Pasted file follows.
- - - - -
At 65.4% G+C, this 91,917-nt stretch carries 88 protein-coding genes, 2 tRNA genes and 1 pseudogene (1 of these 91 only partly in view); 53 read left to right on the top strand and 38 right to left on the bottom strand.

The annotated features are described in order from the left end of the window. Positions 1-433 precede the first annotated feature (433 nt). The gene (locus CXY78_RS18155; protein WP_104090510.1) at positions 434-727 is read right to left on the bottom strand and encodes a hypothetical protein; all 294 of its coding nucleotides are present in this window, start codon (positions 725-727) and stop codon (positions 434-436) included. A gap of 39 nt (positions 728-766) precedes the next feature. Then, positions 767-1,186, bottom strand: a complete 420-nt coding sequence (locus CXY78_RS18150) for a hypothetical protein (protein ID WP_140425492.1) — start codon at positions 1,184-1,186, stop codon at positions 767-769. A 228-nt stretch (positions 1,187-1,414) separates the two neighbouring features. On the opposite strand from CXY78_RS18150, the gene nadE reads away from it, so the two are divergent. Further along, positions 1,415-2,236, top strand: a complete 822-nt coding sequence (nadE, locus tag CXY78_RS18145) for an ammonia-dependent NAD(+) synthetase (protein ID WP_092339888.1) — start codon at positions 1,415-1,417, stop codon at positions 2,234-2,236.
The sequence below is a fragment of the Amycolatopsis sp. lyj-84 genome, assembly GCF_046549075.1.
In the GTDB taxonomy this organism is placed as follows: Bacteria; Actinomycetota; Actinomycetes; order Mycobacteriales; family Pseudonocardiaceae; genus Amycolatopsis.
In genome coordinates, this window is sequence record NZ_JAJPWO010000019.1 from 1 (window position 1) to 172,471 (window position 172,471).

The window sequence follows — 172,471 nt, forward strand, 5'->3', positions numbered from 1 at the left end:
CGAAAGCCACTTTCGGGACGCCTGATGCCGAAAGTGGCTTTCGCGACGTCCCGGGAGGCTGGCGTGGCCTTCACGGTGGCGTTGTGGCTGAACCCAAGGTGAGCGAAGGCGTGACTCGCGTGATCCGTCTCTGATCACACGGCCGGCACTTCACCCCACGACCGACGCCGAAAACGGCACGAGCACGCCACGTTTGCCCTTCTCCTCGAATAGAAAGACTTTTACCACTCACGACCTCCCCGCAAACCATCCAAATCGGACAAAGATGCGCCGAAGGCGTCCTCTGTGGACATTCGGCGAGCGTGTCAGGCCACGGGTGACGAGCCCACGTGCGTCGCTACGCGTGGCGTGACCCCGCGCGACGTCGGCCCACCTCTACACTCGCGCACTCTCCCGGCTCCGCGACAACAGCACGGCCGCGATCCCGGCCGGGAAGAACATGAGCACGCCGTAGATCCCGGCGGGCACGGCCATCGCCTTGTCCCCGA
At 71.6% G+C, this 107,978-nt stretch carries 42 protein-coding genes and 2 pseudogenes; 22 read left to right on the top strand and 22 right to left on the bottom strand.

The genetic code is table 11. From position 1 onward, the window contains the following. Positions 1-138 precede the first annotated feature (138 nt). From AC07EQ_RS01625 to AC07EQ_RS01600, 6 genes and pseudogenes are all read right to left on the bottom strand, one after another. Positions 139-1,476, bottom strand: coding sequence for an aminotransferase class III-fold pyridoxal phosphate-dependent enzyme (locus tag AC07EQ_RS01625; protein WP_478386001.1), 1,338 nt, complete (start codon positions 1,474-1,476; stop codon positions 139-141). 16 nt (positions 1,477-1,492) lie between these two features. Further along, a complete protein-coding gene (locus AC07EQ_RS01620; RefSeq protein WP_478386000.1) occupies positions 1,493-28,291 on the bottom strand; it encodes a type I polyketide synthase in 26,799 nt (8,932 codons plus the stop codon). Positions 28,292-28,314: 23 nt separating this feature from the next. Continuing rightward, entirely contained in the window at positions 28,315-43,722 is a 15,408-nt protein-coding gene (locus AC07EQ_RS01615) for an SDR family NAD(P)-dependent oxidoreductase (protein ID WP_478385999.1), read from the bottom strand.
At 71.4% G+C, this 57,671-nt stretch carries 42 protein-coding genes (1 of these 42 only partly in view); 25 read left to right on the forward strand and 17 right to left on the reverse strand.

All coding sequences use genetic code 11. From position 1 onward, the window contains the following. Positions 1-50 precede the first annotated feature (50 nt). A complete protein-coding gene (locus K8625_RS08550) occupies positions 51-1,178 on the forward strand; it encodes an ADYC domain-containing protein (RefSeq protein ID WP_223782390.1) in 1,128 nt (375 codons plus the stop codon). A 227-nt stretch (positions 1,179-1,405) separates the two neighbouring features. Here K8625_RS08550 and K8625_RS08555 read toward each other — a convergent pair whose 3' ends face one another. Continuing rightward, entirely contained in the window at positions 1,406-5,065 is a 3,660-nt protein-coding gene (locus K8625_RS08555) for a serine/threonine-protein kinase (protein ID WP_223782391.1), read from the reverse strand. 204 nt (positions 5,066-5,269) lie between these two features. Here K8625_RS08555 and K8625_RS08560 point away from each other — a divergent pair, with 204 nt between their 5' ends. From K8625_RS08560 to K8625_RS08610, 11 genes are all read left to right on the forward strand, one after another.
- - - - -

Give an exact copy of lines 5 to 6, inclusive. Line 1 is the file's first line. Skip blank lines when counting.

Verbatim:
In genome coordinates, this window is sequence record NZ_JAJPWO010000019.1 from 1 (window position 1) to 172,471 (window position 172,471).

The window sequence follows — 172,471 nt, forward strand, 5'->3', positions numbered from 1 at the left end: